Braves catcher Evan Gattis broke into the starting lineup at the beginning of the season with Brian McCann out with a shoulder injury, and the rookie has taken full advantage of his opportunity by belting six homers and driving in 13 runs in his first 17 games.
ATLANTA — The Braves’ Evan Gattis homered in his first major league game and did it while his father was being interviewed on the telecast, so there is no question about the 26-year-old rookie’s flair for the dramatic.
The slugger has cooled off at the plate since his sizzling start, but he is still supplying moments for the movie that could someday tell his improbable story.
Gattis hit his sixth homer of the season in the opener of Tuesday’s day-night doubleheader in frigid Colorado and did it to the delight of three old high school pals who were wearing white bear costumes after making the trip from Texas.
Why white bear outfits? Because Gattis was nicknamed El Oso Blanco as his legend grew with homer after homer in Venezuela during the winter.
Then Gattis, once considered a liability behind the plate, closed out the 4-3 victory by throwing out a runner attempting to steal second base.
Gattis had another hit Wednesday, going 1-for-5 with a run scored in the Braves’ 6-5 loss at Colorado.
Gattis gave up baseball for four years after high school, went through rehab and lived out of his truck while working menial jobs before returning to the game and being drafted by the Braves out of a small Texas college.
Given a chance to make the team in spring training while Brian McCann recovered from shoulder surgery, Gattis seized the job as the Braves’ regular catcher and has held it, at least for the moment.
Gattis had just five hits in his past 33 at-bats through Tuesday, but three of them were homers and he had driven in seven runs. The right-handed hitter is batting .246 with 13 RBI in 17 games.
Who knows what will happen when McCann returns in May. But Gattis has already beaten the odds.
WHERE’S THAT AWESOME OUTFIELD?: The Braves went into the season touting their new outfield as possibly the best in baseball. It hasn’t lived up to the billing, though.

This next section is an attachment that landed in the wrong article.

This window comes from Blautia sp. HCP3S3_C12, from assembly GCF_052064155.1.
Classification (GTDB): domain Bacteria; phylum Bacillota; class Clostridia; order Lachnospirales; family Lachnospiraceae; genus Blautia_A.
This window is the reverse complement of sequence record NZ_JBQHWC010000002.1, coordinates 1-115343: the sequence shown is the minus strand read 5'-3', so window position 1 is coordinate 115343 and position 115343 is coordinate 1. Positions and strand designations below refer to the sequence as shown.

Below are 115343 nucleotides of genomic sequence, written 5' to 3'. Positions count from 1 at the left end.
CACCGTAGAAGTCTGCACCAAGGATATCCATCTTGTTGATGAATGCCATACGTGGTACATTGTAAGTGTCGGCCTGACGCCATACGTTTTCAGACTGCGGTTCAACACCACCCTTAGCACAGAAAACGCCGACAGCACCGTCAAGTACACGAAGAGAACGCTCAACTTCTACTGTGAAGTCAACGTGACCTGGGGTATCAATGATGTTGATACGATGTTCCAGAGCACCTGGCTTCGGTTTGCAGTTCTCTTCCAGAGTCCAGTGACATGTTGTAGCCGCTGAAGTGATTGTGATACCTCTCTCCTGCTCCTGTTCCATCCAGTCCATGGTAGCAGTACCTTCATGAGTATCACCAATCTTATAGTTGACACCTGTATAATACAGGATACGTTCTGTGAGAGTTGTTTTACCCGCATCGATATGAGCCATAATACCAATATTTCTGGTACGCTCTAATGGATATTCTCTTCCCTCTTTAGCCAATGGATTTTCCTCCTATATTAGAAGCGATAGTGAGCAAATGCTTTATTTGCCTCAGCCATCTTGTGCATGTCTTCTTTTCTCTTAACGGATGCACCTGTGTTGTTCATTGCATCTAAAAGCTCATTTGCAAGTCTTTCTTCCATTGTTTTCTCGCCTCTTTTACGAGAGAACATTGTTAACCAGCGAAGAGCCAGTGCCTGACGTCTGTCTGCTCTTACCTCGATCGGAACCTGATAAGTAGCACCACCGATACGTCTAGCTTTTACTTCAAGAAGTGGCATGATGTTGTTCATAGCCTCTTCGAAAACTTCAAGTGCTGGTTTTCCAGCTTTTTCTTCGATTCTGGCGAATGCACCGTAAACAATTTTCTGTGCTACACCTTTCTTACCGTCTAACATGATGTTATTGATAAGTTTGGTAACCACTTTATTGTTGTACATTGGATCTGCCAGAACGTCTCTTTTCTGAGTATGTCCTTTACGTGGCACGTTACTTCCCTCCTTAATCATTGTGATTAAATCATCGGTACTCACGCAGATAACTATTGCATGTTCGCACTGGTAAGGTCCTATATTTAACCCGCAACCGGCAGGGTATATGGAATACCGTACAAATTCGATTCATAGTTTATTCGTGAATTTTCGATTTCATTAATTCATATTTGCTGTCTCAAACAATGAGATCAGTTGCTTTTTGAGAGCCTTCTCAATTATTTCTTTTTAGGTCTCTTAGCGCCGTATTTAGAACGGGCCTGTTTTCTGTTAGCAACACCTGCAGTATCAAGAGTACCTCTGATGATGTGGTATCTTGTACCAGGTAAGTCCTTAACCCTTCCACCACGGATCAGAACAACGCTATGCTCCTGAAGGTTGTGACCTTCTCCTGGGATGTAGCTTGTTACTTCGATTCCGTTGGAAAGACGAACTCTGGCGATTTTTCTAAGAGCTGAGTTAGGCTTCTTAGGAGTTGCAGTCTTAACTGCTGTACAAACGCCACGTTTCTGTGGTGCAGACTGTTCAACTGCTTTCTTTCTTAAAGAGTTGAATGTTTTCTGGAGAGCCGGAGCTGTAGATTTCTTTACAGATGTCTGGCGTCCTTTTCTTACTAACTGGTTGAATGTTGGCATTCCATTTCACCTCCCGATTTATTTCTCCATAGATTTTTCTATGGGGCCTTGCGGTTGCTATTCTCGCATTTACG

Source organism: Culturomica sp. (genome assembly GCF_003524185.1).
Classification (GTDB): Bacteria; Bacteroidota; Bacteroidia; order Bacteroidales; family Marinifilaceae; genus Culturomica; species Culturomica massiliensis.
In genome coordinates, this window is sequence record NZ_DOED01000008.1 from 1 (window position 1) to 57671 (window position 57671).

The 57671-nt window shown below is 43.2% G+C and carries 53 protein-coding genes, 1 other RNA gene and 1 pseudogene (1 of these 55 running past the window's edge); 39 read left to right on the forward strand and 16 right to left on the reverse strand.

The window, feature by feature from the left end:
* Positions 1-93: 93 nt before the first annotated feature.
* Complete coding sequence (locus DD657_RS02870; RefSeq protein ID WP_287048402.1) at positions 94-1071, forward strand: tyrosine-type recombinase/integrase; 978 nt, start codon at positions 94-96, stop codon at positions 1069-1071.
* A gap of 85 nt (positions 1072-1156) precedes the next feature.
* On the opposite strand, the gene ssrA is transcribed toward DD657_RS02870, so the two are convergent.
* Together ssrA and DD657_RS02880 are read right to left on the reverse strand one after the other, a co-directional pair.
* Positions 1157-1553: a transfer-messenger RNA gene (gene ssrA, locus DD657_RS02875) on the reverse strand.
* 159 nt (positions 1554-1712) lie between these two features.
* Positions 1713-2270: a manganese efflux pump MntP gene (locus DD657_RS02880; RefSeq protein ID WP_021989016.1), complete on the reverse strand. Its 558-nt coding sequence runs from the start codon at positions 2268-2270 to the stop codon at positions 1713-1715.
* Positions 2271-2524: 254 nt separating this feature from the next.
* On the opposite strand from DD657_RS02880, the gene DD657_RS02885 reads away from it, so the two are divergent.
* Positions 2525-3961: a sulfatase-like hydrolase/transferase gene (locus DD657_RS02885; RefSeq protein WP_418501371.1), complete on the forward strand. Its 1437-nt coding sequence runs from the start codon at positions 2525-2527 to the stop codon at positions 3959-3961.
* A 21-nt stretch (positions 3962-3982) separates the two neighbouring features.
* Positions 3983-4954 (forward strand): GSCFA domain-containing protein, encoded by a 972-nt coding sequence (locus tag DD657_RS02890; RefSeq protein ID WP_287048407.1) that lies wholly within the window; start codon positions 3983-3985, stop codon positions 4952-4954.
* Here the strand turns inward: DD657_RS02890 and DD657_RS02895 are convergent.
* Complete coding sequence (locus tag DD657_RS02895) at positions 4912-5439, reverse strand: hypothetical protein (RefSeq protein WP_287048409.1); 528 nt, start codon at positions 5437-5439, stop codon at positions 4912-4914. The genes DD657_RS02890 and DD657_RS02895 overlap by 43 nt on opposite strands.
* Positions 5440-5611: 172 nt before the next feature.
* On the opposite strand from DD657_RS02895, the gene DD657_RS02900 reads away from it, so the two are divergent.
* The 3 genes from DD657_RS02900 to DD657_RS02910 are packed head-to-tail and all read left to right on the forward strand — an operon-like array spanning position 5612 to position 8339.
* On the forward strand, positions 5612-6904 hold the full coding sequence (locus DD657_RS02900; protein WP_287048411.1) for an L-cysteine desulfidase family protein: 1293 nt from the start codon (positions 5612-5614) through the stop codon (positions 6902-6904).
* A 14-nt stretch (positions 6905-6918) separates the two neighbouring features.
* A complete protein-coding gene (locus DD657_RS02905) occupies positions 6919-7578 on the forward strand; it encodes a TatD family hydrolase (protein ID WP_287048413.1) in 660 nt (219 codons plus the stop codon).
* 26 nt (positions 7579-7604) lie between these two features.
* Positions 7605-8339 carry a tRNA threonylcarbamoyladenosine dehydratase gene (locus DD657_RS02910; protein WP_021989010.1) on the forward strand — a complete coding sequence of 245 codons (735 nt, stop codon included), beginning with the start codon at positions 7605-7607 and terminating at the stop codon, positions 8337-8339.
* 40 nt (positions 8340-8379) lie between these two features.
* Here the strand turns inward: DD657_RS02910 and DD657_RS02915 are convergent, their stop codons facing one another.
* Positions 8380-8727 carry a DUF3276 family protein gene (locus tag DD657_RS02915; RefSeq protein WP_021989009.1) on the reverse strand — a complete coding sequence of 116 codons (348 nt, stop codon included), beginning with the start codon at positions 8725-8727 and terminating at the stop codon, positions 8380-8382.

Left fielder Justin Upton, acquired in a big trade with Arizona, has certainly done his part, leading the majors with a Braves-record 11 home runs for April and hitting .307 with 16 RBI.
But that hasn’t been the case with center fielder B.J. Upton — Justin’s older brother — or right fielder Jason Heyward.
B.J. Upton, signed to a five-year deal worth $75.25 million, was hitting .160 with three homers and five RBI even after the brothers homered back-to-back in the second game of the Braves’ sweep of a day-night doubleheader Tuesday in frigid Colorado.
Heyward had produced even less before having to go on the 15-day disabled list following an appendectomy on Monday at a Denver hospital. He was batting .121 and had gone 5-for-53 since going 2-for-4 with his only homer in the second game of the season.
Reed Johnson and Jordan Schafer will share right field in Heyward’s absence and that may be an upgrade. Johnson was 4-for-4 with three doubles in the 4-3 victory over the Rockies in the opener Tuesday and Schafer went 2-for-4 with a walk as the Braves won the second game, 10-2.
Meanwhile, the pressure will build on B.J. Upton if he doesn’t get going soon. He is 3-for-21 with 10 strikeouts in his past five games.
After batting first recently, the older Upton took over the second spot in the doubleheader with Heyward out. Those have been trouble spots in the Braves’ order despite the team’s 15-5 start.
The Braves lead the majors with 35 homers after pounding out three in each game of the doubleheader sweep. But it has been homer or nothing far too often, with the Braves scoring a total of three runs in their losses.
An example of the reliance of the Braves on the long ball is shown in the fact that 10 of Justin Upton’s 11 homers have come with no one on base. Runners have to get on to set the table, and the Braves’ 1-2 hitters haven’t been doing it regularly despite the team’s impressive record.